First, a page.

All species of bat develop ears designed for echolocation, even if they are not all able to utilise the sense.
That's according to research by a leading Irish scientists and colleagues from China, which has turned existing theories about development of echolocation in bats, well, upside down.
The study suggests echolocation evolved once in bats and then became lost, rather than evolving more than once.
The research was prompted by evidence gathered from genetic analysis and from fossils showing bats that use laryngeal or voice box echolocation have not evolved from a homogenous group.
As a result, scientists have long wondered whether echolocation evolved more than once or evolved, then became lost in certain species.
Founding Director of the Centre for Irish Bat Research at University College Dublin, Professor Emma Teeling and colleagues tested the theories by examining how the inner ear develops in foetal and new born bats.
Using seven species of bat, five of which have the ability to echolocate, as well as five other species of mammal that do not echolocate, they studied the development of the cochlear - the bones housing the inner ear.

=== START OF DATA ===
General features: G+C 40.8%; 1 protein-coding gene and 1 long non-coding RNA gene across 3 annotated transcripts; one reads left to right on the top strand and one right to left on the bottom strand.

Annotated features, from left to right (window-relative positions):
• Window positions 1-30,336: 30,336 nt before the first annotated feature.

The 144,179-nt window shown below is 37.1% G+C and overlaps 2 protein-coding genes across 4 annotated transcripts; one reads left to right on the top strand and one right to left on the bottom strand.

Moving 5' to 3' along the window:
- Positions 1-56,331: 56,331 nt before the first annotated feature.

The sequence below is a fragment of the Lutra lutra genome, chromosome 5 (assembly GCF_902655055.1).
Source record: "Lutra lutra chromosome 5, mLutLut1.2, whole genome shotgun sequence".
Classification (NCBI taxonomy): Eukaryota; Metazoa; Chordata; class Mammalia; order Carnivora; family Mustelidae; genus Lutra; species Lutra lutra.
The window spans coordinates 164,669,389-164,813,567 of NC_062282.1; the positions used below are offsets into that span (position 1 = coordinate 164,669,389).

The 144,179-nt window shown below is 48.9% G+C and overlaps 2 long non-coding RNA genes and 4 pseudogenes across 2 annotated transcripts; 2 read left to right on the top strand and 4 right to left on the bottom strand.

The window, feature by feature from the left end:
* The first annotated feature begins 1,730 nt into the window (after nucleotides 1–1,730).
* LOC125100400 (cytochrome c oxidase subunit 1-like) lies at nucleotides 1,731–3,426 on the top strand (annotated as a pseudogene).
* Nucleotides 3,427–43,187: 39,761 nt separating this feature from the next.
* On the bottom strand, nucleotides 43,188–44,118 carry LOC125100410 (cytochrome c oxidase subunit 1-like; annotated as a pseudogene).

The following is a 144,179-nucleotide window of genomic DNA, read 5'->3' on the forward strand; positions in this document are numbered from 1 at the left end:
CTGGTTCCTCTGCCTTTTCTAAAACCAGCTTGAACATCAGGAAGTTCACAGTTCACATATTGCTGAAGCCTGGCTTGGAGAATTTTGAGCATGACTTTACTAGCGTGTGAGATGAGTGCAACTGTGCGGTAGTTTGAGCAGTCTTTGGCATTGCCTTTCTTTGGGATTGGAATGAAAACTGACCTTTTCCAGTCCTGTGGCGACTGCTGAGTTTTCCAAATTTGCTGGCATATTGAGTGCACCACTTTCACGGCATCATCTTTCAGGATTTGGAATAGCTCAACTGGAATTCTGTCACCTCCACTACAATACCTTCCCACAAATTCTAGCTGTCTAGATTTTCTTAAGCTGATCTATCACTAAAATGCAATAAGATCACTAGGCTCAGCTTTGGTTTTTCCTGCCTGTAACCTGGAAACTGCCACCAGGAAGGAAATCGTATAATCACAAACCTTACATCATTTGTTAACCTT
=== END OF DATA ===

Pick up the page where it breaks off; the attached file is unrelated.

The results, published in the journal Nature Ecology and Evolution, show all of the various species of bats showed rapid early development of the cochlear, which is usually bigger in adult mammals that use echolocation.
The other mammals, however, did not show the same level of rapid growth.
Interestingly though, cochlear growth in the bats unable to see with their ears slowed down considerably after the initial expansion, and went on to grow cochleae that are similar to those of other animals.
As a result, the authors have concluded that echolocation in bats evolved from one single origin.